DC-based alternative journalist Ken Meyercord attended yesterday’s notorious pro-Trump election fraud protests—and says the mainstream media version is a gross distortion. Below is his written account. -KB
What I Saw at the “Stop the Steal” Rally
by Ken Meyercord (kiaskfm(at)verizon(dot)net)
As several of my readers… well, one, expressed appreciation for my report on the pro-Trump rally I attended shortly after the election, I thought I would share what I experienced at yesterday’s “Stop-the-Steal” protest in Washington. As to the size of the crowd, I’ve lived in DC for over 40 years now and am active in the antiwar movement, so I’ve attended many similar events, and this one was as big as any of them, including the post-Trump’s inaugural Women’s March, which is estimated to have attracted half a million. I won’t offer a number, as I never saw the crowd in its entirety and have no particular expertise in estimating crowd size. I’m sure we’ll hear estimates ranging from 50,000 to a million. It’s somewhere in there.
The rally started at 10 AM with speeches near the Washington Monument, where a platform and a screen had been set up. After listening to a couple of speeches, I headed towards Capitol Hill, to which the demonstrators were scheduled to march around noon. I got a bite to eat along the way, which wasn’t easy as most restaurants were closed, indoor dining being prohibited at this time. Eventually, I found a McDonald’s offering carry out. Neither the McDonald’s or nearby Starbuck’s had a functioning restroom (or so they said) and porta-potties were few and far between with long lines of squirming, bladder-about -to-burst customers, so I detoured to Union Station to answer nature’s call along the way to Capitol Hill.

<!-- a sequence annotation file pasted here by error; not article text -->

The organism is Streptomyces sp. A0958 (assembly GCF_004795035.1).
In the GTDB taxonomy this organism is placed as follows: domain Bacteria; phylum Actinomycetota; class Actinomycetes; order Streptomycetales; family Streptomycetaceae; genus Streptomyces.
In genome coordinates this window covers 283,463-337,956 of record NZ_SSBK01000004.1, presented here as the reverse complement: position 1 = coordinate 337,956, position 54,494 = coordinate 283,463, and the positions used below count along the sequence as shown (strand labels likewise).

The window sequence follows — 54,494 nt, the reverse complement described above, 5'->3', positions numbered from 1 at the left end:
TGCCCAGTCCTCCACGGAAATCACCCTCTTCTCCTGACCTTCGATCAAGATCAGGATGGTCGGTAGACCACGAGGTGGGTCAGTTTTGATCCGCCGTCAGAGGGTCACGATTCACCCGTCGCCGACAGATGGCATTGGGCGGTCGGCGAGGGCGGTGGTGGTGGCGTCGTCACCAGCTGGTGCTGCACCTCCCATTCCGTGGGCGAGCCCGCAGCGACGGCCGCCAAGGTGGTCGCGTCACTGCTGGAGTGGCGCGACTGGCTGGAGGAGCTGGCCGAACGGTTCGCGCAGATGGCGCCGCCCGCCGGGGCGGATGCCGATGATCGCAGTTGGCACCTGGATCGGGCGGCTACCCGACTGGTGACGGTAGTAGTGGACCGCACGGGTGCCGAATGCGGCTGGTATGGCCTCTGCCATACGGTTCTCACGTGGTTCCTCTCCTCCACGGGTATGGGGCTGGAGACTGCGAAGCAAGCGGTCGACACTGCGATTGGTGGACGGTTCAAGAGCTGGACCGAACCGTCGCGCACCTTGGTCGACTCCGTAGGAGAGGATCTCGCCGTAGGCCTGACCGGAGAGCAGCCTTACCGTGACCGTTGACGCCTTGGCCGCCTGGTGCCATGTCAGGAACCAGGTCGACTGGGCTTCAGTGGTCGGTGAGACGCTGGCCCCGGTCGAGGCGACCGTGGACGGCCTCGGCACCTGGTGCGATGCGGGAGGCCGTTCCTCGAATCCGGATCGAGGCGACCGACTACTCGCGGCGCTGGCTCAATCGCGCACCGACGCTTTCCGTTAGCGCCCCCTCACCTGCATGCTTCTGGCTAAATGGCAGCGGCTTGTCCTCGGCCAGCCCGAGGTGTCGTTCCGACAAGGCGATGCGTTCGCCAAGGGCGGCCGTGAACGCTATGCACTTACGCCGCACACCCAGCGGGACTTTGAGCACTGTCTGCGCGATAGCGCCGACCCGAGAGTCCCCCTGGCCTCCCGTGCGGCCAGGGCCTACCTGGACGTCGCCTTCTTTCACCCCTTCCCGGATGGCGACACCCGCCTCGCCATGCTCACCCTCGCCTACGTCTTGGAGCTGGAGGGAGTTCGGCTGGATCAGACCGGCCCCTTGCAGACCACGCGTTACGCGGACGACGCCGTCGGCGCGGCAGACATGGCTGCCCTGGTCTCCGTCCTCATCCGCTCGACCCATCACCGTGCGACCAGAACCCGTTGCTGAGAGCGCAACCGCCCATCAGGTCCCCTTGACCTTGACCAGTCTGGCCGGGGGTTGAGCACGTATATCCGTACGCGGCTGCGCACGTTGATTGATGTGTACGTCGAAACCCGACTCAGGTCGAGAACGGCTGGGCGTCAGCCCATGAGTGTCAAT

I walked down Constitution Avenue, where barricades lined both sides of the street with police stationed every 5-10 yards. I learned from the police that the demonstrators would not be allowed to walk up the wide avenue but would be shunted onto the sidewalk. I asked if they were aware how big the crowd was and wished them best of luck with their plan. I also stopped to watch President Trump on a screen addressing the crowd back at the monument. After listening to him blather on in his rambling, incoherent, bombastic way for a few minutes, I proceeded to the back side of the Capitol (contrary to popular belief, the back side is the one facing the Mall).
The gigantic lawn in front of that side of the Capitol had been barricaded off, something I can’t recall ever being the case at any demonstration I have attended. There were only a few police manning the barricades; so, when the protestors started arriving (around 12:30) and soon filled the cramped space allotted to them, some bold souls jumped the barricades and were soon joined by the mass of chanting, flag-waving Trumpsters. (Let me be the first to propound a conspiracy theory, though it’s probably too late for that honor: the barricades were so lightly manned because the authorities wanted the protestors to breach them and get unruly to discredit the president and, by extension, all those who question the integrity of the election.)